After you've completed the steps described above, your LLC is official. But before you open your doors for business, you need to obtain the licenses and permits that all new businesses must have to operate. These may include a business license (sometimes also referred to as a "tax registration certificate"), a federal employer identification number, a sellers' permit, or a zoning permit. For more on business licenses and permits, see the Licenses & Permits for Your Business area of Nolo's website.
The articles of organization also should include information about how your LLC will be managed. You need to indicate whether the members of the LLC will do hands-on management or if there will be hired management. Another requirement is to discuss how long the LLC will be in existence (there is no limit on this, so it is fine to say in perpetuity).
Images of approved filings are available for on-line viewing. If an image is in the database it can be viewed by clicking the "Download Image" link on the business details page. Search the on-line inquiries to find the exact Business that interests you, then click on each document link to have the associated image displayed. Images are displayed in PDF format. (Click here for free download of Adobe Acrobat PDF Viewer.) You can choose to download an image to your PC by right clicking on the document link, choosing 'Save Target As' from the shortcut menu and selecting the directory where you want to save the image.Images that have not yet been added to our database can be obtained by contacting the Ohio Secretary of State toll free at 1-877-SOS-FILE or by sending an e-mail request to BUSSERV@OHIOSECRETARYOFSTATE.GOV
In the United States, a limited liability company is a business entity type that combines the pass-through taxation of a partnership or sole proprietorship with the limited liability of a corporation, creating the best of both worlds for business owners. LLCs have rapidly become one of the most popular business structures for new and small businesses, largely because they are considered to be simpler and more flexible than a corporation.
Agent Name- The name of the current primary contact for this business. It is the 'statutory agent name' for Corporations, Limited Partnerships, Limited Liability Companies, Business Trusts, Real Estate Trusts and Limited Liability Partnerships. It is the 'registrant name' for Trade Names, Trade Marks, Service Marks, Fictitious Names and Marks of Ownership.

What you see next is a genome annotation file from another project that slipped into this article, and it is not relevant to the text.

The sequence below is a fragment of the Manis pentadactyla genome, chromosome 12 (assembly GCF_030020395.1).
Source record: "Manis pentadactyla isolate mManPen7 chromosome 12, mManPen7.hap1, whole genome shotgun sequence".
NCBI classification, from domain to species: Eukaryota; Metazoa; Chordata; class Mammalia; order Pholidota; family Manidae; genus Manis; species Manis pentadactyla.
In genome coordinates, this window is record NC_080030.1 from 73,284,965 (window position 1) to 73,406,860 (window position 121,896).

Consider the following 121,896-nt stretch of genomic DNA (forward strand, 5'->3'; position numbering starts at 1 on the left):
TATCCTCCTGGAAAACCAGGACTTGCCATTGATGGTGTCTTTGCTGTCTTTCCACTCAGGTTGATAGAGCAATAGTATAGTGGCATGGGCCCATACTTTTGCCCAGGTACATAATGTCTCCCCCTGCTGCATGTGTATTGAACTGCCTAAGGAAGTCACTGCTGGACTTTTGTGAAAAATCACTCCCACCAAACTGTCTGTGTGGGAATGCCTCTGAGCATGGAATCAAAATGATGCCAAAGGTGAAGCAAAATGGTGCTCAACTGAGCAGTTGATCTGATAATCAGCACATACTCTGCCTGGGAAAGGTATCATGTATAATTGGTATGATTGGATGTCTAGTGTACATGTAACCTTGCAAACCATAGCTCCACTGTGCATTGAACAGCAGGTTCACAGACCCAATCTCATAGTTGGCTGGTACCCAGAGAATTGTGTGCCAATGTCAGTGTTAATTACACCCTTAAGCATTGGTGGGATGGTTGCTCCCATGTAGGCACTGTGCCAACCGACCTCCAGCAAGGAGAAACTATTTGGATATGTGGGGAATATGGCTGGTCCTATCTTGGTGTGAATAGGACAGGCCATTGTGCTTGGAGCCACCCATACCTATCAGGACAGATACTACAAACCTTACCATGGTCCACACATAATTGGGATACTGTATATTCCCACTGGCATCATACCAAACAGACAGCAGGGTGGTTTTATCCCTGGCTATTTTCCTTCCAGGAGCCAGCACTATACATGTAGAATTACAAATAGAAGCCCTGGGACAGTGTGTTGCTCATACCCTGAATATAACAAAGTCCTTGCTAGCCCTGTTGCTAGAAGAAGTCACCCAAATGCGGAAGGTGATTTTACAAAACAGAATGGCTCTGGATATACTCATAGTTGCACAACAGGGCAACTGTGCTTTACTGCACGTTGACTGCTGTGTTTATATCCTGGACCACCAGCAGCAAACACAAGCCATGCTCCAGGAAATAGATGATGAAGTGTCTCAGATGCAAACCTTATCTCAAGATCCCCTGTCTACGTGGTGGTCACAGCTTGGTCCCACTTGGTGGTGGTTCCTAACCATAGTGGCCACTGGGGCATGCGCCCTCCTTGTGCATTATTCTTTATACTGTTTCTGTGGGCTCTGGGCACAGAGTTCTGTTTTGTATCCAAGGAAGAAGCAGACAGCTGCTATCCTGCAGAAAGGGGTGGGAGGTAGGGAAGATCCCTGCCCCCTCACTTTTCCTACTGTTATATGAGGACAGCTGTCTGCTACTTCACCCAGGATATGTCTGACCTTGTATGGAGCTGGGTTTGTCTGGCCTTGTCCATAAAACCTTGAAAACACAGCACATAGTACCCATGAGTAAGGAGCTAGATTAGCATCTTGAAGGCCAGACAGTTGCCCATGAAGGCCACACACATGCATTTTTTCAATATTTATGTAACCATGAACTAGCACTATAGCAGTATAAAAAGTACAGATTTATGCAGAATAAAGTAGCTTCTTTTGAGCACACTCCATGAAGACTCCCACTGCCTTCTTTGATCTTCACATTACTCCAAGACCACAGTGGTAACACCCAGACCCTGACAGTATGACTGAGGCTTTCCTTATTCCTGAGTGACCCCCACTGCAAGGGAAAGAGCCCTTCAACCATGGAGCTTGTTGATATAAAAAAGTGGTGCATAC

Some businesses are prevented from forming an LLC, however. Typically financial companies such as banks, financial trust companies and insurance agencies can't file as an LLC. LLCs are sometimes limited for industries in certain states, too. For example, if you live in California, you can't form an LLC if you're an architect, accountant or licensed health care provider. Check out our LLC information by state for more details on your state.
Minimal Compliance Requirements LLCs are subject to limited state mandated annual filing requirements and ongoing formalities. While corporations are typically required to have at least an annual meeting of directors and shareholders (and initial meeting of the same), adopt bylaws, and keep minutes of all meetings and all formal corporate resolutions, an LLC is not required to do any of those things (see the explanation of an operating agreement, above). The LLC members may have whatever meetings they wish and may document any such things as they wish, however they are not required to do so.
Need a simple, non-legalese “executor" definition? An executor is the person who handles a deceased person's estate, making sure all property is distributed according to the decedent's wishes and that all debts are paid. Usually, executors are close family members of the deceased—spouses, children, parents, or siblings—but the person writing a will (the “testator") can choose anyone to fulfill this role.
In this case, you need to write a remark about that circumstance on the Business Property Statement, or on an attachment to it. Also fill out Part III (Equipment Belonging To Others) of the form. If you own any small equipment, such as a printer, copier, etc., that you are using in the business, you should report these costs under Part II of the Business Property Statement and also Schedule A.
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